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The importance of socialising your kitten

Kittens that are exposed to a variety of people, animals, sounds and environments are healthier and happier

Start socialising them early, ideally when they are 2-7 weeks old, and keep it going for a year(Unsplash/Azimbek Assarov)

By Dr Nameeta Nadkarni

LAST PUBLISHED 07.03.2024  |  01:00 PM IST

Over the past decade, more homes have been welcoming cats as pets. With busy work schedules and the prevalence of apartment living in urban areas, cats are popular as pets due to their independent nature. Despite their self-sufficiency, cats still have specific needs that require attention. Many cats exhibit signs of anxiety and fear when faced with new situations or environments.

Socialising your kitten early on by exposing them to different people, animals, sounds and environments sets them up to be a confident and well-adjusted adult cat. A well-socialised cat is more likely to be outgoing and curious, and less likely to be anxious or fearful. Kittens that aren’t properly socialised might develop fear-based behaviours such as hiding, hissing and showing aggression towards people or other animals.

Socialising your kitten isn’t a sprint—it’s more like a stroll. Start the process early, ideally when they are 2-7 weeks old, and keep it going for a year. During this time, introduce them to people, other pets, babies, noises, and places. This will make them more confident and adaptable.

Also read: Read your cat’s behaviour

Help your kitten get used to being handled gently and touched all over. Begin with short sessions of soft strokes, gradually increasing the time as your kitten gets more relaxed. Get them used to a harness and leash. Try leaving a collar on them for short bursts and rewarding them when they are comfortable with it. Once they are comfortable, you can also start with short walks in a safe, enclosed area like a balcony, terrace, or garden to expose them to new sights, sounds and textures. Gradually progress to taking them outside.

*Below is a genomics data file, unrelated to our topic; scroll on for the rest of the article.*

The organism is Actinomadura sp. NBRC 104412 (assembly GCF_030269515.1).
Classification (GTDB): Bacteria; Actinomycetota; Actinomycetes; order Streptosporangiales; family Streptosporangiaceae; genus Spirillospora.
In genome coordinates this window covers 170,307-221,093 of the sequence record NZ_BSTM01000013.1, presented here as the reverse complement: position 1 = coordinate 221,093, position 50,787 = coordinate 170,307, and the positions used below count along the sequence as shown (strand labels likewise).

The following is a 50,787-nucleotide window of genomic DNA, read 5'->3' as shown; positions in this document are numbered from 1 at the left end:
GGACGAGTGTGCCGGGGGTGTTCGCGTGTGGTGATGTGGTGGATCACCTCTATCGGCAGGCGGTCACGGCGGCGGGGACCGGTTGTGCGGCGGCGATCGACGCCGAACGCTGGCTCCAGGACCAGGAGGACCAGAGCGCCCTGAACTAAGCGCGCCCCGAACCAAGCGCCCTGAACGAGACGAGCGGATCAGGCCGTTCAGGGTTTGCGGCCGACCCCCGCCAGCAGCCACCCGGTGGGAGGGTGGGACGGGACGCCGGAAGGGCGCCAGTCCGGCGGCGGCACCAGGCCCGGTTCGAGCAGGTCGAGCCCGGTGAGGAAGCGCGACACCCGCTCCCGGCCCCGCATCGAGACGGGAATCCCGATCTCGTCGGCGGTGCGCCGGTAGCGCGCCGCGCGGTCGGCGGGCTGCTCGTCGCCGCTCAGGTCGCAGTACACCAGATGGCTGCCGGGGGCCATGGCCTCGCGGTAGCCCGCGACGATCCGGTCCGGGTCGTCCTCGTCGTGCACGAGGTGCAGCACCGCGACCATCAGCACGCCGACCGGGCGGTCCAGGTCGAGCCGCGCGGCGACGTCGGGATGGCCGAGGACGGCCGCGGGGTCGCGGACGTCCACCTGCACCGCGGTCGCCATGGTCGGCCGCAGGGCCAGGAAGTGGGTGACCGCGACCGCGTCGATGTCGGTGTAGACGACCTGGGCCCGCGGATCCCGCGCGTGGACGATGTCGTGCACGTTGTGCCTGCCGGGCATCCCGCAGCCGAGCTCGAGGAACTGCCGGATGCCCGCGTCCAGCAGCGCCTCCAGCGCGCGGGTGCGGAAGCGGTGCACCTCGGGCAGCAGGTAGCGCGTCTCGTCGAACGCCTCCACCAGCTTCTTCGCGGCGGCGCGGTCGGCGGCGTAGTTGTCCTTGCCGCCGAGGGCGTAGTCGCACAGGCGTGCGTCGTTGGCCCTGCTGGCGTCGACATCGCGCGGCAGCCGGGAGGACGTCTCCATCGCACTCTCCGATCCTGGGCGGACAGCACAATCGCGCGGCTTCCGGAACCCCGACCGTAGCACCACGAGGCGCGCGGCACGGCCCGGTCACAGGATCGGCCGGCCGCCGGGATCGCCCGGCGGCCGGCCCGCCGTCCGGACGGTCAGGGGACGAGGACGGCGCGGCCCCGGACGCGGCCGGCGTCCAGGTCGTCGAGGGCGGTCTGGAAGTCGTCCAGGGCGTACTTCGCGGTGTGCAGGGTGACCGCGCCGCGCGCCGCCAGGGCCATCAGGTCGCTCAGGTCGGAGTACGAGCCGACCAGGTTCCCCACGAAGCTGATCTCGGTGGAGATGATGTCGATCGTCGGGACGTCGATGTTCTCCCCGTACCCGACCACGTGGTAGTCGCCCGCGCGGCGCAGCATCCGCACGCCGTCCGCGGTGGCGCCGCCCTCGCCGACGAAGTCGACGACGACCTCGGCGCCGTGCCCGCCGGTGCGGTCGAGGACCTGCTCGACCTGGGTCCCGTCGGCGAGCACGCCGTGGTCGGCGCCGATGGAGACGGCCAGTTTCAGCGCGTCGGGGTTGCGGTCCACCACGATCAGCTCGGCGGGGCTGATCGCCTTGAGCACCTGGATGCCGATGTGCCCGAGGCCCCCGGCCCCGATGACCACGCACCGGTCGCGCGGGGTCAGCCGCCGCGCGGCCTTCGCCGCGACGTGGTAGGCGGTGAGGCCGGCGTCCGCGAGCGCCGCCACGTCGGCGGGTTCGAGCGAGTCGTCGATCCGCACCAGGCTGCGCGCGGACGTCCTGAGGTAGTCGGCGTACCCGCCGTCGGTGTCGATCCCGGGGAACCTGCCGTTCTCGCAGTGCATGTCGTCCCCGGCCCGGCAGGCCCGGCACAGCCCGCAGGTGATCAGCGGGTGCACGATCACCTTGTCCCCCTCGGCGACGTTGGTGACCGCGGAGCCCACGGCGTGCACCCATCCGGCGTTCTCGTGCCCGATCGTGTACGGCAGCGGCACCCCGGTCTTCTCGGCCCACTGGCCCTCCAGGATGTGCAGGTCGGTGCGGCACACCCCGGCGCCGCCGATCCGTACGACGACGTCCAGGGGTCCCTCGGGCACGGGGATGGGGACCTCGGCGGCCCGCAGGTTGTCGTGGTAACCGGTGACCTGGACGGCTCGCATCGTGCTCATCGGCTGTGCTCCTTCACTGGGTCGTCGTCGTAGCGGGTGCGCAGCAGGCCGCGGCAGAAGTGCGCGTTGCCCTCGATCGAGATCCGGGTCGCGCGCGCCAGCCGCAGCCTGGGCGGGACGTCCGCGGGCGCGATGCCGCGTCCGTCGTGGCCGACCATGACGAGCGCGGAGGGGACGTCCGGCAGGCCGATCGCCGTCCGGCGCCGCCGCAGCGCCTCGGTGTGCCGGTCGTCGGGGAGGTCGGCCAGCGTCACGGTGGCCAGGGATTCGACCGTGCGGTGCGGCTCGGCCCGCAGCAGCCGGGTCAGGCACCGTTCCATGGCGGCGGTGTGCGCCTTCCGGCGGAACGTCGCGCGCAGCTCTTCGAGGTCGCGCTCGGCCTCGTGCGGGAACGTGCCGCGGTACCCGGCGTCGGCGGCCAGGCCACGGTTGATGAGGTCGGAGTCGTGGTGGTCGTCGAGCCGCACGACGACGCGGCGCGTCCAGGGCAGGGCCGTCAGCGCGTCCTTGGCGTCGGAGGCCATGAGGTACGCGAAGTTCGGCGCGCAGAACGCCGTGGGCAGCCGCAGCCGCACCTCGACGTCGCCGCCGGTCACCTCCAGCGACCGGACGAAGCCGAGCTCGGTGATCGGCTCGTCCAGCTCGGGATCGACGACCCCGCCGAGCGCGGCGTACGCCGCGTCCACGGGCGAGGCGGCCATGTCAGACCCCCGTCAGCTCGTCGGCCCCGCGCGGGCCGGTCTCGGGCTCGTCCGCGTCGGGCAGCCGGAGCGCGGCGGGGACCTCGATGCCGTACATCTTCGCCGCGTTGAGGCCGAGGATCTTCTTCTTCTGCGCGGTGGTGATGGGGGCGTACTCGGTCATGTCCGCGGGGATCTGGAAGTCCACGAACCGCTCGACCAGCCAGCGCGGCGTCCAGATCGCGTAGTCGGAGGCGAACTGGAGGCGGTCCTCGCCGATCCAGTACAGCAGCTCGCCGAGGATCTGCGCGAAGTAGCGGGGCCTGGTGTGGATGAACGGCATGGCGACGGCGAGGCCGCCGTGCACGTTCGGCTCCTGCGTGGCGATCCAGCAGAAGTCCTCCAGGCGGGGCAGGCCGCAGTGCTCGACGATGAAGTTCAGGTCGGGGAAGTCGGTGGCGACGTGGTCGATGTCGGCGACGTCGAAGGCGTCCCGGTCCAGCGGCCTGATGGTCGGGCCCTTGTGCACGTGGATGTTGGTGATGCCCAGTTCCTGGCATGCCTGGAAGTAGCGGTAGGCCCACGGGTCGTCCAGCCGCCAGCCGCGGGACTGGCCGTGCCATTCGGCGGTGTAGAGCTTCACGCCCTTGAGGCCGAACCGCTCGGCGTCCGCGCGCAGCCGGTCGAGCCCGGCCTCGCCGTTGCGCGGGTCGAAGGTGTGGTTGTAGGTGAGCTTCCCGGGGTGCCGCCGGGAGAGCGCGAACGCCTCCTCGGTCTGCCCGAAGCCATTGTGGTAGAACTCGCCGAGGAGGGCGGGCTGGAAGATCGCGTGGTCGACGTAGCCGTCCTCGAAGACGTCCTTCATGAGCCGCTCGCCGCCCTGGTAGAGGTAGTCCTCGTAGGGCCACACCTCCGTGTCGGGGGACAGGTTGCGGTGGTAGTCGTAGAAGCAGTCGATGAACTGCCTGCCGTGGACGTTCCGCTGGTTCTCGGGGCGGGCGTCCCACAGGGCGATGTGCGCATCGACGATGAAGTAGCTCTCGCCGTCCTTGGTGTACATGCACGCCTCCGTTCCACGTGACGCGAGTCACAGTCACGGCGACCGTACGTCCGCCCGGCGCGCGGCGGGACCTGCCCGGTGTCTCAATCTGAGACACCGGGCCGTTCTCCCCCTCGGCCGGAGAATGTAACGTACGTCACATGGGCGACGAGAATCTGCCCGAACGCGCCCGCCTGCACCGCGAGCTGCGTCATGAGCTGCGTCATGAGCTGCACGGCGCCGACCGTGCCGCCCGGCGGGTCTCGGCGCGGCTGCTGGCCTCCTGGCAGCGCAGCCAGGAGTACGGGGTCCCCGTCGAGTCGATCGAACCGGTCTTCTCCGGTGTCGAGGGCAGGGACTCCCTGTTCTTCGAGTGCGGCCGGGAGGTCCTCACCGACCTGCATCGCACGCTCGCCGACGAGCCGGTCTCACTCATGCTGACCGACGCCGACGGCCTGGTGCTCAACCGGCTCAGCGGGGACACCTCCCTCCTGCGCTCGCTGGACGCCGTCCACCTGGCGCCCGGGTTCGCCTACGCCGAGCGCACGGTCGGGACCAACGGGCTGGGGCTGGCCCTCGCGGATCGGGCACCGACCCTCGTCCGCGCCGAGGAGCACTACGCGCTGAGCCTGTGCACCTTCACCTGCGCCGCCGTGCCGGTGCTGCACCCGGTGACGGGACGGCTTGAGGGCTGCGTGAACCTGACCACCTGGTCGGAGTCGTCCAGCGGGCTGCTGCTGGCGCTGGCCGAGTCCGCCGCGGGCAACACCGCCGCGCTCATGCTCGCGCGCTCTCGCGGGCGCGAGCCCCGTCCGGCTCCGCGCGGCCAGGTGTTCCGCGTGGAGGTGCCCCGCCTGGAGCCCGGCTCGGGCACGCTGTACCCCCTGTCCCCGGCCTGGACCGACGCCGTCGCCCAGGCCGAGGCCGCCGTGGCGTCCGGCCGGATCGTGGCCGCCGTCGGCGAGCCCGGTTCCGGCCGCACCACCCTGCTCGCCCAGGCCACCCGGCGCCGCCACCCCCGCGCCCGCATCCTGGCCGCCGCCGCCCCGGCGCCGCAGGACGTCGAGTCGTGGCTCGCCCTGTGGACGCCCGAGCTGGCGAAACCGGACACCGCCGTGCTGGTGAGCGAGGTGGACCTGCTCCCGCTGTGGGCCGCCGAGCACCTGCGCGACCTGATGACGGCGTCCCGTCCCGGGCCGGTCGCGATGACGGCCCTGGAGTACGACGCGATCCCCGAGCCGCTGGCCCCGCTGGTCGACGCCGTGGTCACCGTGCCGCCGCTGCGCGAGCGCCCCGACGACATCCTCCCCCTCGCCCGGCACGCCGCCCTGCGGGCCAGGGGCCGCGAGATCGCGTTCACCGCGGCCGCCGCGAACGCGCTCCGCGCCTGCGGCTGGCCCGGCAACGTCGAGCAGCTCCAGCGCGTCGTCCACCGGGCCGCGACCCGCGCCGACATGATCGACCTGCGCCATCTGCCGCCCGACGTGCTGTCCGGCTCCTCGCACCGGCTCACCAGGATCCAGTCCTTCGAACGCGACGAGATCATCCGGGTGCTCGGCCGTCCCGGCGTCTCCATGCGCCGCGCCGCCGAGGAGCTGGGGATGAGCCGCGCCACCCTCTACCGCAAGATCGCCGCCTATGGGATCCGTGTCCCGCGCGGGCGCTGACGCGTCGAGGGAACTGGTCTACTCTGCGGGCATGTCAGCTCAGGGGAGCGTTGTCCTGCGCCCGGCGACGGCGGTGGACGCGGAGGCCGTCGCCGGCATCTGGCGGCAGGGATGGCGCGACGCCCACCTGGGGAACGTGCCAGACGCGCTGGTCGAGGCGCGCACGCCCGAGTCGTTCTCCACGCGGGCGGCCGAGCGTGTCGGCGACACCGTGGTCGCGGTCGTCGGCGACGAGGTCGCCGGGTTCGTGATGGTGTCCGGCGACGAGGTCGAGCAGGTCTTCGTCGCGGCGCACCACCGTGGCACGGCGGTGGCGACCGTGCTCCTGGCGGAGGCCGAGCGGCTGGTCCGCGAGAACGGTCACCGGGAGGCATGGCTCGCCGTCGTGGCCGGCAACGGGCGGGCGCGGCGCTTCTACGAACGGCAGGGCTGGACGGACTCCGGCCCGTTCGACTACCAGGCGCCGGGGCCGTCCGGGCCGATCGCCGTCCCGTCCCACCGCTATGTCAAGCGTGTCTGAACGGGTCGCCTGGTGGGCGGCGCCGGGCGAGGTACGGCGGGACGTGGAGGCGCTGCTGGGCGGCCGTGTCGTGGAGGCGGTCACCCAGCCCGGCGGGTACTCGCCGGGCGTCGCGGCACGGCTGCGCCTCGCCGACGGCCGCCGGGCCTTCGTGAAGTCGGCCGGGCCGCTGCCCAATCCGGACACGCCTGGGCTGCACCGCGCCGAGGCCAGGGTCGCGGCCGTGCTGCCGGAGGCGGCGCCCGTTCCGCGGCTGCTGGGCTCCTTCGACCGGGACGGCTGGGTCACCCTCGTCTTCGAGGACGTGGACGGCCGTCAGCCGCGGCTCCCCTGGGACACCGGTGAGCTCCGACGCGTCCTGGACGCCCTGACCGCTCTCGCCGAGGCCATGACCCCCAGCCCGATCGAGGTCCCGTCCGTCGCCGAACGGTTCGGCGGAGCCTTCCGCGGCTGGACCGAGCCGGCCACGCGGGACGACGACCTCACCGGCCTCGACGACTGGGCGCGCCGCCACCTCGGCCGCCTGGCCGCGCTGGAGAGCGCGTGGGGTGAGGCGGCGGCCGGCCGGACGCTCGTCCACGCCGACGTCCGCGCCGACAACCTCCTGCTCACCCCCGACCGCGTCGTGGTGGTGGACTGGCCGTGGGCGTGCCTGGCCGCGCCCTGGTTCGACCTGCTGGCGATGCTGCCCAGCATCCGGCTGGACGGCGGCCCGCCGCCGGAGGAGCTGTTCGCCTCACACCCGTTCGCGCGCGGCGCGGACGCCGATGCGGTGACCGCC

Playtime isn’t just about fun—it’s a prime opportunity for socialisation with your kitten. Grab some toys, like feather wands and balls, to get your kitten engaged. Let your kitten explore new things at their own pace, giving them plenty of chances to sniff, climb and investigate.

Ensure that they meet other pets during this period. Invite friends and family over and have them interact with your kitten. When introducing them to another cat, dog or a baby, ensure that the initial meetings are supervised, and your kitten has a safe space to retreat to when it feels the need.

Kittens who miss out on socialisation may develop troubling behaviours like excessive grooming, scratching or self-harm due to stress and anxiety. For instance, relentless grooming can lead to painful skin infections or sores. Plus, anxious kittens may resort to destructive behaviours like chewing on inappropriate items, risking gastrointestinal blockages or injuries.

Socialisation is all about giving kittens opportunities for physical activity and mental stimulation. Without these experiences, kittens may become couch potatoes, losing interest in their surroundings. This lack of activity can pave the way for health issues like obesity and digestive problems.


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Regular trips to the vet are essential for keeping your kitten healthy and happy. Take them in on time for their vaccinations so they get used to their vet handling them. When it comes to the carrier and car rides, ease them into it gradually. Leave the carrier out in the open so they can explore it on their terms, rather than only bringing it out when it’s time for a vet visit. You can also make it a positive experience by feeding them meals in the carrier. During vet visits, reward them for staying calm with treats and praise to reinforce positive behaviour.

When kittens miss out on proper socialisation, it’s not just their behaviour that suffers—it can affect their mental and physical health too.

Nameeta Nadkarni is a practising veterinary soft tissue surgeon and pet blogger from Mumbai.

Also read: How to teach pets and children to coexist